When his fellow-slaves saw what had happened, they were greatly distressed, and they went and reported to their lord all that had taken place.
Then his lord summoned him and said to him, “You wicked slave! I forgave you all that debt because you pleaded with me. Should you not have had mercy on your fellow-slave, as I had mercy on you?” And in anger his lord handed him over to be tortured until he should pay his entire debt. So my heavenly Father will also do to every one of you, if you do not forgive your brother or sister from your heart.’
(This is the Gospel of the Lord. Response: ‘Praise to you, O, Christ’)
As you know, Ken and I work within the realms of animal rescue, Wilson the rabbit being our latest resident. (His photo is at the bottom of this service…..) But thankfully it’s not often we experience the actual rescue of the animal or witness the conditions or abuse the poor thing has endured, which is just as well, because there is absolutely no excuse for animal cruelty and I know I would really struggle with beginning to forgive the person or people involved.
I have to do my best to remember that whatever the circumstance, forgiveness is the essence of Christian love, it’s the courage to absorb a despicable situation without being consumed by a blood-lust for revenge. But let’s not get confused. Forgiveness isn’t a get out of jail free card for doers of evil. Civil justice should be enforced, not eliminated, by Christian love.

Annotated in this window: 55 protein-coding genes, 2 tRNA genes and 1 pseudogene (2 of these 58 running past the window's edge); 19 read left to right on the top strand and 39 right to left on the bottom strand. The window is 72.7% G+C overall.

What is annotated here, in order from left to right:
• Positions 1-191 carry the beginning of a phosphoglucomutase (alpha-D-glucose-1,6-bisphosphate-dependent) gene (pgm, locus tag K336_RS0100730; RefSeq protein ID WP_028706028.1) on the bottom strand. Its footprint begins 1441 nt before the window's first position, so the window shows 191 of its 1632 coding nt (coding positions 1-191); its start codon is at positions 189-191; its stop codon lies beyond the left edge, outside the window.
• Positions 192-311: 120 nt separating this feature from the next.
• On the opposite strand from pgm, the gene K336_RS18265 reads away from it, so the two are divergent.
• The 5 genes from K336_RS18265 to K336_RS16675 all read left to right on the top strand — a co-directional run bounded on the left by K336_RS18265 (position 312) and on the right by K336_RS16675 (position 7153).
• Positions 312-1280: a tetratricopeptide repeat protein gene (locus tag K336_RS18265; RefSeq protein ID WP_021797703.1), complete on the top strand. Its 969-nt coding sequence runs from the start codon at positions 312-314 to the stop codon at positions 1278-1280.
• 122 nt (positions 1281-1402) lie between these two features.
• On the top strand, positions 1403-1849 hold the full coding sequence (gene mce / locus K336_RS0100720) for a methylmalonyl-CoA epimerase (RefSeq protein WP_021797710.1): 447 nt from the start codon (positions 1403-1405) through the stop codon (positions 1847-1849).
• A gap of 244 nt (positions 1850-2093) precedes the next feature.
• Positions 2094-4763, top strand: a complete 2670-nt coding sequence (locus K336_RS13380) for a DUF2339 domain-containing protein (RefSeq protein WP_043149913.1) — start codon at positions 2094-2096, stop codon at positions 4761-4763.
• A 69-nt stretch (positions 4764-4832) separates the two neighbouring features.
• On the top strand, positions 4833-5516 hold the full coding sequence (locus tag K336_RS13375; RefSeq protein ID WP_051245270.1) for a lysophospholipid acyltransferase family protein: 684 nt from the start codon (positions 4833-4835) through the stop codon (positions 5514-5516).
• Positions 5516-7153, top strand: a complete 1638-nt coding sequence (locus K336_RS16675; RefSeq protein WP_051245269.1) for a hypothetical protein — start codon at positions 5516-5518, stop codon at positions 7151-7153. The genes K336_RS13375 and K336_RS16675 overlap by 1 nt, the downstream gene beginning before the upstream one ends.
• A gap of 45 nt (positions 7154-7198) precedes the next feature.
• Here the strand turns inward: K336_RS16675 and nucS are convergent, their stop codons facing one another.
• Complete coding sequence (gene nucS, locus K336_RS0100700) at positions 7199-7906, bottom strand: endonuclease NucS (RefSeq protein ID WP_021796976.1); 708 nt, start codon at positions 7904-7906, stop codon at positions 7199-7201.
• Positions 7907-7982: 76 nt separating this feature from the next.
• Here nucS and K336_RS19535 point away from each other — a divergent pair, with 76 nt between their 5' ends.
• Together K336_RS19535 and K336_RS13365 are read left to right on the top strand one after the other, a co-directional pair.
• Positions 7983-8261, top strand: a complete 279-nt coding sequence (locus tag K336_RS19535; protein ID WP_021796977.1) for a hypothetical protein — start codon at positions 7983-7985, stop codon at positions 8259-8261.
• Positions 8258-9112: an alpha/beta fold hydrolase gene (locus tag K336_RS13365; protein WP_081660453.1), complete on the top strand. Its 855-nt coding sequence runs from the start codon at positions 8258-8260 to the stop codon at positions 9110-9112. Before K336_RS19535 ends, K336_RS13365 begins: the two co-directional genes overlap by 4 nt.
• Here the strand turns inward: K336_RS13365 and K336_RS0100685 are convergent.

We can choose to spend our lives obsessed with settling scores with people that upset us, or instead, choose to forgive, "seven times seventy". The choice is ours. We can live in love or we can live in hate. Both are transforming forces. We become what we value and love, or we can risk becoming the evil we obsess upon.
We can’t fake forgiveness though, it's a hard road. We have to work on it, pray about it, and to commit to it, even when our instincts repeatedly keep rejecting it. It’s a long painful process, not an instant solution.
But we have no option. We aren’t being advised to forgive by the animal charity we may work for, or our therapist or doctor for the sake of our health. We’re being commanded to forgive by our Lord and Saviour. And lest there be any room for confusion, our loving, forgiving God puts it plainly, we can forget about our own forgiveness, unless each of us forgives our brother or sister from the heart.
The gospel story today begins with Peter asking Jesus how many times he ought to forgive someone. I’ve asked that question, haven’t you? Someone does something bad, then apologises and of course we forgive them. The second time, we forgive them. The third time, we’re not so sure.
A family member dents the car, and we tell them it’s okay, through gritted teeth maybe, but when they do it again, it’s not so okay.